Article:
Progress in mental health digital innovation

Views & Analysis
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Mental health is increasingly in the headlines, but what new digital technologies are being introduced to help reduce mental illness and its impact on families? The emerging digital mental health market is experiencing rapid growth, with focus on tele-psychiatry/counselling and cognitive behavioural therapy mobile apps. Craig DeLarge considers progress since the 2015 Mental Health Digital Innovation Challenge.

Just over two years ago, in 2015, New York University (NYU) hosted the Mental Health Digital Innovation Challenge, a collaboration between Dudnyk Healthcare Marketing, Janssen Healthcare Innovation, NYU’s Stern Healthcare Association, Hewlett Packard Haven On Demand and The Digital Mental Health Project.

As we prepare for the follow-up event, taking place next week, how has the sector developed?

We have continued to see increased interest and investment in digital mental health as a subset of digital health.

Five insights from 2015 

The last event highlighted five insights, namely:

  1. The need for ongoing multidisciplinary and cross-functional cooperation and coordination to capitalise on this opportunity.
  2. The importance of the new generation of healthcare practitioners embracing digital health as a legacy opportunity.
  3. The importance of including patients’ and caregivers’ perspectives and participation in all we do, honouring the axiom, ‘Nothing about patients, without patients’, coined by The Society of Participatory Medicine.
  4. The importance of remembering that stigma, the digital divide, and concerns about privacy and measurement, are the chief barriers to digital mental health traction.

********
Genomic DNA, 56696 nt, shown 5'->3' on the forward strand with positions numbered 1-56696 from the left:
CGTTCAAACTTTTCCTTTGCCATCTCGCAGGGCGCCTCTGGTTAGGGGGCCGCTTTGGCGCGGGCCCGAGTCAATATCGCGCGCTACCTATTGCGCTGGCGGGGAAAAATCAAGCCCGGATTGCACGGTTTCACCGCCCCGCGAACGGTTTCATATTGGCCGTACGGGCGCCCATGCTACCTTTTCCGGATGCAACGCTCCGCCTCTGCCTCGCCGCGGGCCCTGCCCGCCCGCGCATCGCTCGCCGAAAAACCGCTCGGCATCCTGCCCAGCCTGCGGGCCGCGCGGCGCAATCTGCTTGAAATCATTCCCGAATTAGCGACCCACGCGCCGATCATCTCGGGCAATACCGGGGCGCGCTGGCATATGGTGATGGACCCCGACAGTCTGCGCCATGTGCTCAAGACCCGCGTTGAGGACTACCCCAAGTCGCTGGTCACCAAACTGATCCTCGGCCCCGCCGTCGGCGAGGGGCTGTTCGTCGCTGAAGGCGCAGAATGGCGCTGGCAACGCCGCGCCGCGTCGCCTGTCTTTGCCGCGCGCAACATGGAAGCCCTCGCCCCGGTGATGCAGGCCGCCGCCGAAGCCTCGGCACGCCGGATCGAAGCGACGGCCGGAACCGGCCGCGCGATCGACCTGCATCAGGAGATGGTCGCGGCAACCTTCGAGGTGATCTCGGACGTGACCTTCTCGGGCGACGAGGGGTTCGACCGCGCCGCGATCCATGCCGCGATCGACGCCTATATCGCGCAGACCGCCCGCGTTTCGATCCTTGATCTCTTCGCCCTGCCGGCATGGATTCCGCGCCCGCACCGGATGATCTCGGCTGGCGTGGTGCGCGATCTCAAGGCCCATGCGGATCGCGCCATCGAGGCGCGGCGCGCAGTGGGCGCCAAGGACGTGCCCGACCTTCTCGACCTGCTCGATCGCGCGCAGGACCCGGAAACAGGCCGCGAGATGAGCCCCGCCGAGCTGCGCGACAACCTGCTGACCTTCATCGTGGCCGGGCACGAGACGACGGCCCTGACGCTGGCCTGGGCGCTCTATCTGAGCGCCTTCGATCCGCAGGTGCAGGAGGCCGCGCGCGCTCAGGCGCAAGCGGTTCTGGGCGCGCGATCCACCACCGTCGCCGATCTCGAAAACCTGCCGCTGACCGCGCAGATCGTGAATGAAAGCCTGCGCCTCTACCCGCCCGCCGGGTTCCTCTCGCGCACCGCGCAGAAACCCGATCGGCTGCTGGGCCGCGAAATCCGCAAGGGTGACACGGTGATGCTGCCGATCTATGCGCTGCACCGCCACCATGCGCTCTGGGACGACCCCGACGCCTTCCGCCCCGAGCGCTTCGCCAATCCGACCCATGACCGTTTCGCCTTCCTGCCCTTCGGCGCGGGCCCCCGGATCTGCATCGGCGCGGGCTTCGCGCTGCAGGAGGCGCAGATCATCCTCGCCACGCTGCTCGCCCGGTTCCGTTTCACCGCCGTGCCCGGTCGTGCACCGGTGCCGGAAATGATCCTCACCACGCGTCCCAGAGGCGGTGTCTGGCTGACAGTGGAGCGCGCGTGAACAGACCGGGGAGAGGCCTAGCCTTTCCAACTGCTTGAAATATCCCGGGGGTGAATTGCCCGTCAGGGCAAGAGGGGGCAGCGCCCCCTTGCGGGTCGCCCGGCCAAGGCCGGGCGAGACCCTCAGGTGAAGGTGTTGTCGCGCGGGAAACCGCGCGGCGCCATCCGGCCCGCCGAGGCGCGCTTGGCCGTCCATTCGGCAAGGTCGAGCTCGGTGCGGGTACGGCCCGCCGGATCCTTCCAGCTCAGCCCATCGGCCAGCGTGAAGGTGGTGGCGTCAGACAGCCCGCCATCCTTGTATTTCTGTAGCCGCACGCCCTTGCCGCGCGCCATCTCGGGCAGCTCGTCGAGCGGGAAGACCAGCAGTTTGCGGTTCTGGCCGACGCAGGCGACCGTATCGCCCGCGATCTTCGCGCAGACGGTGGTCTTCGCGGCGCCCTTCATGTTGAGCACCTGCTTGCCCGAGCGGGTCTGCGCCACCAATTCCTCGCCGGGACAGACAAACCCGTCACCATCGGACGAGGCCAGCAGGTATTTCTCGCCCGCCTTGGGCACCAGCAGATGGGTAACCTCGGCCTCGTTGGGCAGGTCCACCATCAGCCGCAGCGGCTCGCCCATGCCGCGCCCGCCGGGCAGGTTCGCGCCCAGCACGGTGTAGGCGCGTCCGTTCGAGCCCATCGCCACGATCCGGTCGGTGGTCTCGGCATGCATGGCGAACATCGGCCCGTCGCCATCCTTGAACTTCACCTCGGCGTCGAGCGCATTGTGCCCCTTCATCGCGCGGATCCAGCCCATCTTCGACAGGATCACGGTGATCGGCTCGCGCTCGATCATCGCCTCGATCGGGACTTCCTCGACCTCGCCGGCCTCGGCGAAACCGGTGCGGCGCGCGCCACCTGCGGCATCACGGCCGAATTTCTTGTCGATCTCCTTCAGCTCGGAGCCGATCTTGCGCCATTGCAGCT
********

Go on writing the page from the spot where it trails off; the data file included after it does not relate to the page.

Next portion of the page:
5. The importance of assuring that every good idea has an accompanying commercial model that delivers its value to a customer base.

More investment, some consolidation, abundant growth opportunities

My study of the digital mental health sector since 2014 leaves me increasingly hopeful that digital mental health players around the world are mobilising and collaborating to capitalise on these insights.

It was heartening to read a CB Insights article recently, which noted how US digital mental health investment was $202 million in 2016 and is tracking towards $237 million in 2017, heading for a 17% rise.

In tandem with this increased funding is a corresponding flattening, if not decline, in the number of deals, 74 (run rate) in 2017, versus 78 in 2016. This suggests consolidation in the sector, where the most prevalent players are working in meditation, cognitive behavioural therapy (CBT) and tele-counselling services.

This investment of money and talent is ripe to drive the increased adoption of these technologies, in the face of their accepted efficacy and security, and declining stigma.

I also look forward to reductions in the cost of these technologies over time so that greater numbers of patients and caregivers can benefit from them.

There is no doubt that innovative applications, both consumer and medical, encompassing everything from data to virtual reality and electro-magnetic stimulation, will have a greater role to play.

Given the momentum and promise of this sector, the upcoming Health 2.0 NYC Mental Health Digital Challenge is timely. This event will both showcase and support startups in the space and bring together a cross-section of stakeholders interested in improving mental health care.

Taking place on 28 September 2017 in New York City at Cohn & Reznick, 1301 Sixth Ave, from 6-9pm EST, Mental Health 2.0 is sponsored by the Health2NYC Chapter, The Digital Mental Health Project and The Jed Foundation. Click here to register to attend

Anyone wanting to pitch a mental health digital platform or app to leading VC and Angels at the event, click here to apply.

About the author:

Craig DeLarge is a digital mental health strategist and researcher at WiseWorking and The Digital Mental Health Project.

Watch the video of the 2015 event here.

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Linda Banks

22 September, 2017